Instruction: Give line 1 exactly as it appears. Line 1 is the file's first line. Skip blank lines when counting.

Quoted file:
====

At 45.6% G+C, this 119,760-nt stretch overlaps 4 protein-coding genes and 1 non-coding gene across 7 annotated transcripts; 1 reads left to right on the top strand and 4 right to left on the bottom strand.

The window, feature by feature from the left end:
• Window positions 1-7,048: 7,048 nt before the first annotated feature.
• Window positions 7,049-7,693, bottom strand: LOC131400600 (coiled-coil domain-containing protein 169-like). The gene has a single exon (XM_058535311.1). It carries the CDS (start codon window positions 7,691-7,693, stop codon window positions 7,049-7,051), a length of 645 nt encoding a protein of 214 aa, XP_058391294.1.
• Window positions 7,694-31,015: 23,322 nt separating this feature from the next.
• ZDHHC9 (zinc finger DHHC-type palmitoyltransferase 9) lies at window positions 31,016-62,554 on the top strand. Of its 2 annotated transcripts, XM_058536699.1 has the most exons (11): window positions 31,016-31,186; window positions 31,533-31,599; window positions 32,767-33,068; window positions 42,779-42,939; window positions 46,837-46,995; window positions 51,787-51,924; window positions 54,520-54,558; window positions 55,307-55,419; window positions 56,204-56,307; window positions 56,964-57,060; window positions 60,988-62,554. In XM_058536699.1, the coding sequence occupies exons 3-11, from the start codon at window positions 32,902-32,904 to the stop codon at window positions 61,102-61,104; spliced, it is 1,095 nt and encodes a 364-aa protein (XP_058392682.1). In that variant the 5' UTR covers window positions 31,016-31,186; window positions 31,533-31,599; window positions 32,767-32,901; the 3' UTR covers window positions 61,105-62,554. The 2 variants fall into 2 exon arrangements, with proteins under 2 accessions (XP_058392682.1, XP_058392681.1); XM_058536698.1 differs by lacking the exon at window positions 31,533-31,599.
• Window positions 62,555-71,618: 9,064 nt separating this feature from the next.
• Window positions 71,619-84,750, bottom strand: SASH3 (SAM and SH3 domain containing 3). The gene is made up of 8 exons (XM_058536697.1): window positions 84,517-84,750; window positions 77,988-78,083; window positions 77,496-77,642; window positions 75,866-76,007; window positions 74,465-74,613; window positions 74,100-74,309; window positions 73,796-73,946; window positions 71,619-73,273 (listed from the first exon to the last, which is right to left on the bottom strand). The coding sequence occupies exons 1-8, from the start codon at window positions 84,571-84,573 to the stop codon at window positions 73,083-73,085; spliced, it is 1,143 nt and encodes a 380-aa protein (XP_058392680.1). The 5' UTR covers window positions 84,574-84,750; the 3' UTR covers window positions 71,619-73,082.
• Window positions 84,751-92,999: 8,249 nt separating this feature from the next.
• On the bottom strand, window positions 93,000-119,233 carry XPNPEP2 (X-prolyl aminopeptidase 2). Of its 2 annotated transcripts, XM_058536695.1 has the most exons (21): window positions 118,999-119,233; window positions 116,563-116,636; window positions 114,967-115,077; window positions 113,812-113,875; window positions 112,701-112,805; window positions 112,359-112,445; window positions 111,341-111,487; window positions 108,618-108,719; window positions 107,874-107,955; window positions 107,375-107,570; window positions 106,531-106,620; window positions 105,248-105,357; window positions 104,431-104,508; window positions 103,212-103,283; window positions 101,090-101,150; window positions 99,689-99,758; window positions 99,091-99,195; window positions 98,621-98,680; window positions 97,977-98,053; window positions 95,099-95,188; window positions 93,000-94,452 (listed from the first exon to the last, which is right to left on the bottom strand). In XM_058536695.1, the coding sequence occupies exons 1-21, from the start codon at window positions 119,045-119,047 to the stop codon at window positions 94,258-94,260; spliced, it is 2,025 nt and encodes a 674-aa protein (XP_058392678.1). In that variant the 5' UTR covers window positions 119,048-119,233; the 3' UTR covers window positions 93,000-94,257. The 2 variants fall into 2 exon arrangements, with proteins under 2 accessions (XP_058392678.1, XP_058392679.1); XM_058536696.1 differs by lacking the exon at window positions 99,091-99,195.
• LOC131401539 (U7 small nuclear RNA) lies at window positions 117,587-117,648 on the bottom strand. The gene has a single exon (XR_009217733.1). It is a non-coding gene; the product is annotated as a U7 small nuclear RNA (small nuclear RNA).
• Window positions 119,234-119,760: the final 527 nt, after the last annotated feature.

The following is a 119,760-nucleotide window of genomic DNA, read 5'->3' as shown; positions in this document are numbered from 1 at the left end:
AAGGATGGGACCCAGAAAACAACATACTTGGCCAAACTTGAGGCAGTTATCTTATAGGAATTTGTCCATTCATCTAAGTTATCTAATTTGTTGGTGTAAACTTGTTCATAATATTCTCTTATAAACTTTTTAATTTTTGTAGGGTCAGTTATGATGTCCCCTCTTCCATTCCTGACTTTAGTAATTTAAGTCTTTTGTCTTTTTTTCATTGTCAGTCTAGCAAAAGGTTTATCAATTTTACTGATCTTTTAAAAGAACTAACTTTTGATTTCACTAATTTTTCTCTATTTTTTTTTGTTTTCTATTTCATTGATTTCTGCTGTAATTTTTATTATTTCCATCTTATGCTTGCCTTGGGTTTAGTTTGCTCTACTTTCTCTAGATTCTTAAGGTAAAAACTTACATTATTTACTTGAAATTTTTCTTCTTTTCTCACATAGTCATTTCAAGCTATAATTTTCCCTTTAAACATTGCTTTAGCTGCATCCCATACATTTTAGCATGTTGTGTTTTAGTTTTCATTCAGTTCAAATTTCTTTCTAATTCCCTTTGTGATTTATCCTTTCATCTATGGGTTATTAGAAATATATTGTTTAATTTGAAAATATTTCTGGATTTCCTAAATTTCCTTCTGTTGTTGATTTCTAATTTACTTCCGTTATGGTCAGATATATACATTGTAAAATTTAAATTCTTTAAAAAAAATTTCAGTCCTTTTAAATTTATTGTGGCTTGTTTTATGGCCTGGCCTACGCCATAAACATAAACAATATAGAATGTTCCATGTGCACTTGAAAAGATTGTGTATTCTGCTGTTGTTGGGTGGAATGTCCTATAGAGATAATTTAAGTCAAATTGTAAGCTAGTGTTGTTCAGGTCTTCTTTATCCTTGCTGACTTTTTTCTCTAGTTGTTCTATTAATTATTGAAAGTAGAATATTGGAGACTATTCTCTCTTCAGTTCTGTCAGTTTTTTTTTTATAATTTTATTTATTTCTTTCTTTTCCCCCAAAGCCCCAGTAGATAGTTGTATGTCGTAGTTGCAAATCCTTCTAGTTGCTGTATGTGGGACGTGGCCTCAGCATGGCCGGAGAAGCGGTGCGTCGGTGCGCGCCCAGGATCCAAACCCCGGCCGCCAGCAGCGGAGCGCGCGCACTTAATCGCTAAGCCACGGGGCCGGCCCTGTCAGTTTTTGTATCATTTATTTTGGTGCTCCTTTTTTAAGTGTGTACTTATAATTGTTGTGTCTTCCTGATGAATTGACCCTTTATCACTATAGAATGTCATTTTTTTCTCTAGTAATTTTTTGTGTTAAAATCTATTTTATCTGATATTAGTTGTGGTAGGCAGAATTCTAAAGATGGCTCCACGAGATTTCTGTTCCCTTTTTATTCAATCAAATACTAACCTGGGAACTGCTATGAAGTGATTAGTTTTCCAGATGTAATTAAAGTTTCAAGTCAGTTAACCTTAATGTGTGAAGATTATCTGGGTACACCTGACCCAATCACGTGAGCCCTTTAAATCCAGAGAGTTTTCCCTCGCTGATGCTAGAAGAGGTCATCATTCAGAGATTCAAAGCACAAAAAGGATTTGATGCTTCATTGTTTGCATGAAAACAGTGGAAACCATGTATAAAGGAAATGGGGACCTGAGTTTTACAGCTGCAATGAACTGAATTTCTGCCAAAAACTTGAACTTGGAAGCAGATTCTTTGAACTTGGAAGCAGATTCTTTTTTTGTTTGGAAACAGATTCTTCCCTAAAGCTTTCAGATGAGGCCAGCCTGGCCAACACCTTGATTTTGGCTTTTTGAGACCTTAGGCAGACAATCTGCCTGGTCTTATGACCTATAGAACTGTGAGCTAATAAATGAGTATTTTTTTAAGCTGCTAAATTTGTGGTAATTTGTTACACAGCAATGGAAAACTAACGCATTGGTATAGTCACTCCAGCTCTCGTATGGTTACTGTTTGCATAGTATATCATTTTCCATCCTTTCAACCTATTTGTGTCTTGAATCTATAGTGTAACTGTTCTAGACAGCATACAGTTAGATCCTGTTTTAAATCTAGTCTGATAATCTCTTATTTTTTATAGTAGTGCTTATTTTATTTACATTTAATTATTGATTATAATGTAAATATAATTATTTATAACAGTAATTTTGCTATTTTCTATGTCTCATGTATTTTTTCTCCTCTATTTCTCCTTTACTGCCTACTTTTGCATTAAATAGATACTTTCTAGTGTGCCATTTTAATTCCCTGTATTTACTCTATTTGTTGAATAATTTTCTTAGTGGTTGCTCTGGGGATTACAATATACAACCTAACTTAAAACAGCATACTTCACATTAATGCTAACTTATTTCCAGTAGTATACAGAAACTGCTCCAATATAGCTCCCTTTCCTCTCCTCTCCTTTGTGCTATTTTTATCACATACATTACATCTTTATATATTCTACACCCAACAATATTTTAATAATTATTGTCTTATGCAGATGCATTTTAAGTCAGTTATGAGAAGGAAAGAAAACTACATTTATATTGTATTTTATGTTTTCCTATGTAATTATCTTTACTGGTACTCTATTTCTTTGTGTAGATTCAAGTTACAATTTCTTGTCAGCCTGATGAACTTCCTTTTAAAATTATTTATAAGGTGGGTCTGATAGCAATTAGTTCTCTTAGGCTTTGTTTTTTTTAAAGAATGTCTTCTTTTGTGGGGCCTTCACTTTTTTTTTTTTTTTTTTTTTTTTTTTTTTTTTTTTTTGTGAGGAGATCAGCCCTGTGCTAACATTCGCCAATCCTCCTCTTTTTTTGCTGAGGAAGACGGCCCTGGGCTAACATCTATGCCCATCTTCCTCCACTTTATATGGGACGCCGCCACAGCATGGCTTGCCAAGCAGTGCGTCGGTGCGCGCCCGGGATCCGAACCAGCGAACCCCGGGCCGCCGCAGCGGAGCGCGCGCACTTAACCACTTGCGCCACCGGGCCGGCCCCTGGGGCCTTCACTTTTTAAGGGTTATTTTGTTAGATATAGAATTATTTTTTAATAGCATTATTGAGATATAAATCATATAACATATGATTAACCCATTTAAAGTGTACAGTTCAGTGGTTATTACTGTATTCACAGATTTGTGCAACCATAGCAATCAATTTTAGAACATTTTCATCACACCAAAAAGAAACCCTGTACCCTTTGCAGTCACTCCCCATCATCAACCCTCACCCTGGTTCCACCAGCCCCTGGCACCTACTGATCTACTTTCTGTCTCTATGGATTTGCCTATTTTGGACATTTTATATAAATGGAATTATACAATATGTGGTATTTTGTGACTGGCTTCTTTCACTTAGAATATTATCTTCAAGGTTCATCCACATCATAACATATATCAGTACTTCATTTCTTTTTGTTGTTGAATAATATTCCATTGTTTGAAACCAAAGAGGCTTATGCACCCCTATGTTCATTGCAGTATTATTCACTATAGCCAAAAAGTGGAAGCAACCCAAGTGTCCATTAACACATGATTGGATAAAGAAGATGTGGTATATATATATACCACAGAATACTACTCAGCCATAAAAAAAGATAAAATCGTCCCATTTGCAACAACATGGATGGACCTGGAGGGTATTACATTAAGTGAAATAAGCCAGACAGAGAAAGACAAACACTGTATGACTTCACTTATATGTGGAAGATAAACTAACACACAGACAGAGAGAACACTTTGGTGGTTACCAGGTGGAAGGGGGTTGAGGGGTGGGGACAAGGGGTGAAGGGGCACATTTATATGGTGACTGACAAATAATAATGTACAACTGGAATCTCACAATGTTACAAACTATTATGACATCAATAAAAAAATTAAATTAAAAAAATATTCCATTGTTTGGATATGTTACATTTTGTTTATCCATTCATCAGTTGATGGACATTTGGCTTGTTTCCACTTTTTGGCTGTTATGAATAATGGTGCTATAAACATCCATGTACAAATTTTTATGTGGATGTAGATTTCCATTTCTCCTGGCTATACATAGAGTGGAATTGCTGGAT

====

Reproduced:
At 45.6% G+C, this 119,760-nt stretch overlaps 4 protein-coding genes and 1 non-coding gene across 7 annotated transcripts; 1 reads left to right on the top strand and 4 right to left on the bottom strand.